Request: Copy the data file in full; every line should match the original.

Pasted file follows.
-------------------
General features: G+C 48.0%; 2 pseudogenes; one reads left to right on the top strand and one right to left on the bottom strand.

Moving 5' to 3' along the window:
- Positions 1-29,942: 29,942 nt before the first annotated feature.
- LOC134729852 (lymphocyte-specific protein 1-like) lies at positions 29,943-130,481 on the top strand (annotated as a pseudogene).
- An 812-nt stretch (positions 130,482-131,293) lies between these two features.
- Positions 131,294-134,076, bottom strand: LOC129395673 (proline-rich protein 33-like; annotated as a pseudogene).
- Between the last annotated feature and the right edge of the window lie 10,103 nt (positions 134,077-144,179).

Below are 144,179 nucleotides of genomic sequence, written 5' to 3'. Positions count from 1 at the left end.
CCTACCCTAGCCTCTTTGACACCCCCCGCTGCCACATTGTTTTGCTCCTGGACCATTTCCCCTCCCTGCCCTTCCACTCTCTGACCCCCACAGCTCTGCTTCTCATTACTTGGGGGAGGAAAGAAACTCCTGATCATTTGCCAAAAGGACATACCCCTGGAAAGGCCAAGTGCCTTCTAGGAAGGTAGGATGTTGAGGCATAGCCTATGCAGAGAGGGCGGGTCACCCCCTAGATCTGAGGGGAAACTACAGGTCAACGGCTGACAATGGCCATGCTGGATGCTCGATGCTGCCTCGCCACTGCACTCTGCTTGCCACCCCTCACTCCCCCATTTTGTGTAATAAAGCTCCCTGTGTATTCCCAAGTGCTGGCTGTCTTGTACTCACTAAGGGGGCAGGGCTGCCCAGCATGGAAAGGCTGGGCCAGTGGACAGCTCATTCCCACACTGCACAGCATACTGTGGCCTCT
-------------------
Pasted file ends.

General features: G+C 48.0%; 2 pseudogenes; one reads left to right on the top strand and one right to left on the bottom strand.

Moving 5' to 3' along the window:
- Positions 1-29,942: 29,942 nt before the first annotated feature.
- LOC134729852 (lymphocyte-specific protein 1-like) lies at positions 29,943-130,481 on the top strand (annotated as a pseudogene).
- An 812-nt stretch (positions 130,482-131,293) lies between these two features.
- Positions 131,294-134,076, bottom strand: LOC129395673 (proline-rich protein 33-like; annotated as a pseudogene).
- Between the last annotated feature and the right edge of the window lie 10,103 nt (positions 134,077-144,179).

Below are 144,179 nucleotides of genomic sequence, written 5' to 3'. Positions count from 1 at the left end.
CCTACCCTAGCCTCTTTGACACCCCCCGCTGCCACATTGTTTTGCTCCTGGACCATTTCCCCTCCCTGCCCTTCCACTCTCTGACCCCCACAGCTCTGCTTCTCATTACTTGGGGGAGGAAAGAAACTCCTGATCATTTGCCAAAAGGACATACCCCTGGAAAGGCCAAGTGCCTTCTAGGAAGGTAGGATGTTGAGGCATAGCCTATGCAGAGAGGGCGGGTCACCCCCTAGATCTGAGGGGAAACTACAGGTCAACGGCTGACAATGGCCATGCTGGATGCTCGATGCTGCCTCGCCACTGCACTCTGCTTGCCACCCCTCACTCCCCCATTTTGTGTAATAAAGCTCCCTGTGTATTCCCAAGTGCTGGCTGTCTTGTACTCACTAAGGGGGCAGGGCTGCCCAGCATGGAAAGGCTGGGCCAGTGGACAGCTCATTCCCACACTGCACAGCATACTGTGGCCTCT